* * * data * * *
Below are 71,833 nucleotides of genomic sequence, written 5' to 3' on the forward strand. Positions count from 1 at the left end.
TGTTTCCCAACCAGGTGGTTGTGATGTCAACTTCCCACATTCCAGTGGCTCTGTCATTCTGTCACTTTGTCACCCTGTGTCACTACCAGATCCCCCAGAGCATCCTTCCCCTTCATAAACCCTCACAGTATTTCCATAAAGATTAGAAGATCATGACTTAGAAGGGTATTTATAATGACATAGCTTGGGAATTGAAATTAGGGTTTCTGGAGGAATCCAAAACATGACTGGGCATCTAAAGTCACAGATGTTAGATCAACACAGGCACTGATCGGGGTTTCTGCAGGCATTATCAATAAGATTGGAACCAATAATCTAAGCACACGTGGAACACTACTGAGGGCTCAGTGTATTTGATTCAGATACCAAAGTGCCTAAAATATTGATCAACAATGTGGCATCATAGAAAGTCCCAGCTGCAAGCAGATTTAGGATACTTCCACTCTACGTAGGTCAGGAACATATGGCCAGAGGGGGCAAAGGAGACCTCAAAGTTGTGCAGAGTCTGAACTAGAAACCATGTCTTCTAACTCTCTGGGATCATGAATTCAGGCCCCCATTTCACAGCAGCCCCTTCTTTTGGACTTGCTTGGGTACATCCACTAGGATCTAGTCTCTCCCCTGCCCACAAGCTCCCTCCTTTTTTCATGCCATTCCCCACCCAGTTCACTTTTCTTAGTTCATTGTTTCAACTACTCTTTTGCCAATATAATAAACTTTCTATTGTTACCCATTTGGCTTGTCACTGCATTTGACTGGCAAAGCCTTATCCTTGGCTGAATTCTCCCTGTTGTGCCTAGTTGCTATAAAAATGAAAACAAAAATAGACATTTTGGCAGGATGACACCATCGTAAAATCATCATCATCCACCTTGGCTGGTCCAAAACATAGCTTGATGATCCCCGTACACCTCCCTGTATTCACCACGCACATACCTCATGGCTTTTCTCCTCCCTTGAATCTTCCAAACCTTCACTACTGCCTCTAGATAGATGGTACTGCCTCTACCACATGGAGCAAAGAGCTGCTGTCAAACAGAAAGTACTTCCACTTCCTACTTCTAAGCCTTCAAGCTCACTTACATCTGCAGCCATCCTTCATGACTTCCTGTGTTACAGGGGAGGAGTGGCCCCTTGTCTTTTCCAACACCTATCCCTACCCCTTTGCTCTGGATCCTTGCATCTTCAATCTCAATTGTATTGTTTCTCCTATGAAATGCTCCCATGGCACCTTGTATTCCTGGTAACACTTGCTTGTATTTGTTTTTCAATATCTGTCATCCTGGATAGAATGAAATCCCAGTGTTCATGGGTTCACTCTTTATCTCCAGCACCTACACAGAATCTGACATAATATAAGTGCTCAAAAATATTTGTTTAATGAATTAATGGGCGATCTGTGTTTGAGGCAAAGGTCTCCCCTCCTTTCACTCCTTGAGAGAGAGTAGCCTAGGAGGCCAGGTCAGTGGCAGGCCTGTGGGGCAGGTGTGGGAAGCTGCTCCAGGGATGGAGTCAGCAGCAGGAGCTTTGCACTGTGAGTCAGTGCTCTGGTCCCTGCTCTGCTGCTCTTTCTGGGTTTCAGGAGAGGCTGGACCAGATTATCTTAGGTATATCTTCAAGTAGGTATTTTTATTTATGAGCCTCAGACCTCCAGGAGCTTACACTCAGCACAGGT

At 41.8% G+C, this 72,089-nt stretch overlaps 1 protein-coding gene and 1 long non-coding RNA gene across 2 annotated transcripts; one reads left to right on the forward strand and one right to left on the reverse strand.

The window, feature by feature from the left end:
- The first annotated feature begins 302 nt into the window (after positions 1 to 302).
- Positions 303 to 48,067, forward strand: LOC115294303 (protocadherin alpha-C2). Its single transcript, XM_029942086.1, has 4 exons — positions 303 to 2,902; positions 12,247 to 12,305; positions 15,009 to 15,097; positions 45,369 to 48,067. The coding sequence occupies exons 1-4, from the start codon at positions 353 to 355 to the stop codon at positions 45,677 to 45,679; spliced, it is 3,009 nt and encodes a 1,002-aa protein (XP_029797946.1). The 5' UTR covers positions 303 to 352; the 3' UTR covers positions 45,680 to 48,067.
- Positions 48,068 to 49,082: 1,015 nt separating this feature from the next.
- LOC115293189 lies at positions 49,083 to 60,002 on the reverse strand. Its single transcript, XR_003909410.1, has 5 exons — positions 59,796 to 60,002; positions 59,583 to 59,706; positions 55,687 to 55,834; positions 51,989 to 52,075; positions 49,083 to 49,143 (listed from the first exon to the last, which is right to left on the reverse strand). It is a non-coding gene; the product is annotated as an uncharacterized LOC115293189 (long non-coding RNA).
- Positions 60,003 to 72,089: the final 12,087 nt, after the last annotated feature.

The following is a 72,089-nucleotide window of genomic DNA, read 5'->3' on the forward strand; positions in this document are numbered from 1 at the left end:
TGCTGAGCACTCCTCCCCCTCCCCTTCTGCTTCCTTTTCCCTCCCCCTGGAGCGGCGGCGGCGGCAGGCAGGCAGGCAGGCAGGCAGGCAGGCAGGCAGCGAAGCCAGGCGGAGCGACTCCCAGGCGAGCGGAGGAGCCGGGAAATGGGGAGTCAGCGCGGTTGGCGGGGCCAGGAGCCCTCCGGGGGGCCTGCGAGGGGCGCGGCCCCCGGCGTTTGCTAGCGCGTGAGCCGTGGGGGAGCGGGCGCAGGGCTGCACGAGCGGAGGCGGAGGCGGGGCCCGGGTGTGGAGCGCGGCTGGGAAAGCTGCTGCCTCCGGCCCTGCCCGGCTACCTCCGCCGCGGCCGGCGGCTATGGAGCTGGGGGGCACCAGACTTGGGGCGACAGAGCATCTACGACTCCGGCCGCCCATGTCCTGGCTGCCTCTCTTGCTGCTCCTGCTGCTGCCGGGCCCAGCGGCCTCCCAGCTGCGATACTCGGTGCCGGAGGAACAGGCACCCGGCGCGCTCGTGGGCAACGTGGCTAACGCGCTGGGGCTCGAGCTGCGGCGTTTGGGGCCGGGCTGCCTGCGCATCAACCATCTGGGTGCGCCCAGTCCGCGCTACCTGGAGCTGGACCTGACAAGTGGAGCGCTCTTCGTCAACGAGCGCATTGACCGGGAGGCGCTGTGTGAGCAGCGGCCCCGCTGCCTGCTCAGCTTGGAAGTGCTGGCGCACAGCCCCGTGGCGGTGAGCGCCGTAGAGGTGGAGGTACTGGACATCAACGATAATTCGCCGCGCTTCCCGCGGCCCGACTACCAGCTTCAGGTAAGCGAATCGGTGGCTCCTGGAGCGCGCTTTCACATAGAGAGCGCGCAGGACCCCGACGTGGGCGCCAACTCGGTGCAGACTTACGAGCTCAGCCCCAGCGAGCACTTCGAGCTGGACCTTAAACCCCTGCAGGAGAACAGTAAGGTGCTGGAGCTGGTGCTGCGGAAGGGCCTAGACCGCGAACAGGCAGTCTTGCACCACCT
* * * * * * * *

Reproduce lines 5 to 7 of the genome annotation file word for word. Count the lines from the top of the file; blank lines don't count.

- The first annotated feature begins 302 nt into the window (after positions 1 to 302).
- Positions 303 to 48,067, forward strand: LOC115294303 (protocadherin alpha-C2). Its single transcript, XM_029942086.1, has 4 exons — positions 303 to 2,902; positions 12,247 to 12,305; positions 15,009 to 15,097; positions 45,369 to 48,067. The coding sequence occupies exons 1-4, from the start codon at positions 353 to 355 to the stop codon at positions 45,677 to 45,679; spliced, it is 3,009 nt and encodes a 1,002-aa protein (XP_029797946.1). The 5' UTR covers positions 303 to 352; the 3' UTR covers positions 45,680 to 48,067.
- Positions 48,068 to 49,082: 1,015 nt separating this feature from the next.